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Instead of a normal route of buying ads on Facebook, ASKfm debuted its cryptocurrency by sending four “crypto enthusiasts” on a Mount Everest expedition. In its aftermath, the company immediately celebrated the success of the stunt but was less forthcoming about a devastating consequence: One man was left dead in the excursion.
ASKfm, a social media network centered around Q&As, opted to present the initial coin offering (ICO) for its cryptocurrency ASKT with the Mount Everest trip. The idea was to play off a play off the “to the moon” cryptocurrency meme and suggest that its coin price would shoot sky high.
The four adventurers were tasked with burying $50,000 worth of ASKT in a nano ledger (aka, a digital wallet) at the mountain’s peak.
ASKfm explained the reason for the trip in a press release on its Medium page:
ASKfm is not at all afraid to rise to challenges. They’re conquering Everest because it’s out there to conquer. By doing so they claim: if they’re bold enough to do it, they’re bold enough to turn a social network into a blockchain ecosystem, and they’re definitely bold enough to overturn the market with their new product.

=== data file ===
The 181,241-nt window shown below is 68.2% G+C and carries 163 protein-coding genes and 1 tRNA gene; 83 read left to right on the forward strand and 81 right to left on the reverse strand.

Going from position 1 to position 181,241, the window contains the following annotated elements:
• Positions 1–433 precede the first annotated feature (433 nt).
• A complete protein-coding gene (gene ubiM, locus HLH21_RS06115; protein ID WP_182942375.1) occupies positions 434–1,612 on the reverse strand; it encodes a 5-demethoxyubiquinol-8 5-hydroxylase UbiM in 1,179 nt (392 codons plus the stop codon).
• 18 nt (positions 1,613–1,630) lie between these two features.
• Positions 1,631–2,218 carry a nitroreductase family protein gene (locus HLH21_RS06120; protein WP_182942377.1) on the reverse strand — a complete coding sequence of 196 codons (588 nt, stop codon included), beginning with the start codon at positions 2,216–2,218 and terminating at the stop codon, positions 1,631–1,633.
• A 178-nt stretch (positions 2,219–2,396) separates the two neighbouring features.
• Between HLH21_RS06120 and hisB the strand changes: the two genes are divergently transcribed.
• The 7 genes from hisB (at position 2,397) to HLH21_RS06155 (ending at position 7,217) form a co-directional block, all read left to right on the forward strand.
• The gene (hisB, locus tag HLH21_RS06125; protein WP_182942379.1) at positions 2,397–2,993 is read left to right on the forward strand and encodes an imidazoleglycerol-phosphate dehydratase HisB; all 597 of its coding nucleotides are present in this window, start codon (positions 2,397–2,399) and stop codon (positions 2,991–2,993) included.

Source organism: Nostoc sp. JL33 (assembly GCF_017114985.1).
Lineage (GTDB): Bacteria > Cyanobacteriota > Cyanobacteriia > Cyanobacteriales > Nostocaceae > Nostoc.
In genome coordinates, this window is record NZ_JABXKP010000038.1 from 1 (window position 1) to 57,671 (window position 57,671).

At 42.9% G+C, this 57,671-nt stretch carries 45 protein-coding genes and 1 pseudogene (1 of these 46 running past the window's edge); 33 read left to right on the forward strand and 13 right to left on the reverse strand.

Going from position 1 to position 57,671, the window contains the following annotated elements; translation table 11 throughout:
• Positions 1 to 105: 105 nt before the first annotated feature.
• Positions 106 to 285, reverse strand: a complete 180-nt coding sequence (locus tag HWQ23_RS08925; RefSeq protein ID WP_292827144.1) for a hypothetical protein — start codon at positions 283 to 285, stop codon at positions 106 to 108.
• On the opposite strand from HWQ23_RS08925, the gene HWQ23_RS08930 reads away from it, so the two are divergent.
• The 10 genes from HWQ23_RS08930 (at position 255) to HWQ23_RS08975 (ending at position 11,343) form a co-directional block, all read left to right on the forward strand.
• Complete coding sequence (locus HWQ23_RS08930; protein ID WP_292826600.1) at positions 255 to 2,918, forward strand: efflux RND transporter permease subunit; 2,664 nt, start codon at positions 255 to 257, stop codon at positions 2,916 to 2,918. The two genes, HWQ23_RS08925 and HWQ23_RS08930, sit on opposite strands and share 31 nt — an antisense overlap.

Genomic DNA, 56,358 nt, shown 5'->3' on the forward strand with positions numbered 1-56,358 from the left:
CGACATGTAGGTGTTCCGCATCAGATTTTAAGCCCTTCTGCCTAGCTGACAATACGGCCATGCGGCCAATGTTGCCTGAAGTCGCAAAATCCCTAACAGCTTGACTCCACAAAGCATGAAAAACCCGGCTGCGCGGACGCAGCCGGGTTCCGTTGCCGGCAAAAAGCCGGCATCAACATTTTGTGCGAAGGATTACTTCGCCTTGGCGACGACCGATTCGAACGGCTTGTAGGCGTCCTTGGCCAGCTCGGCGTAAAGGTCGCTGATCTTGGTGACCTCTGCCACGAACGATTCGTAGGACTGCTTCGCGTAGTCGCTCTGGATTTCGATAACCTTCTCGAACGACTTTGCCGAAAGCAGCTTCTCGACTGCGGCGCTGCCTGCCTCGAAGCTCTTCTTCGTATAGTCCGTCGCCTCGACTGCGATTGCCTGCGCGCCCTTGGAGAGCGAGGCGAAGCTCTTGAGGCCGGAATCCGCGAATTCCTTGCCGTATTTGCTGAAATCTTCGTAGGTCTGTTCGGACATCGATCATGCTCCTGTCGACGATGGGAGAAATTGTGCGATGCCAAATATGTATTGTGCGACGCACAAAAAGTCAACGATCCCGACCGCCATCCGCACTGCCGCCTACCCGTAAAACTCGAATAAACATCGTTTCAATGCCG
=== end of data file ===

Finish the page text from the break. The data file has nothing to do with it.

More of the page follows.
While the team succeeded in its unusual goal on May 14 (albeit with two team members needing to be airlifted out), not all members of the party made it back safely. Lam Babu Sherpa, a Sherpa man who helped ASKfm’s four-person team make it to the top of Mount Everest, was reportedly left behind on the descent. He is now presumed dead.
ASKfm didn’t comment on the death in its May 17 press release about the venture. It was only after detailed reports from the Financial Times and climbing site Rock and Ice that the company released a statement on the incident.
“Since these events transpired, it has since been confirmed by Nepalese authorities and Seven Summit Treks that Sherpa Lam Babu is missing and presumed dead after search and rescue efforts yielded no results,” ASKfm said.
Lam Babu Sherpa had completed three Mount Everest summits prior to this trip.
As ASKfm is enthusiastically promoting, one ledger is still buried on the mountain and will be given to anyone up to the task of digging it up. Another will be raffled off to whitelisted members of the ICO.
Christina Bonnington is a tech reporter who specializes in consumer gadgets, apps, and the trends shaping the technology industry. Her work has also appeared in Gizmodo, Wired, Refinery29, Slate, Bicycling, and Outside Magazine. She is based in the San Francisco Bay Area and has a background in electrical engineering.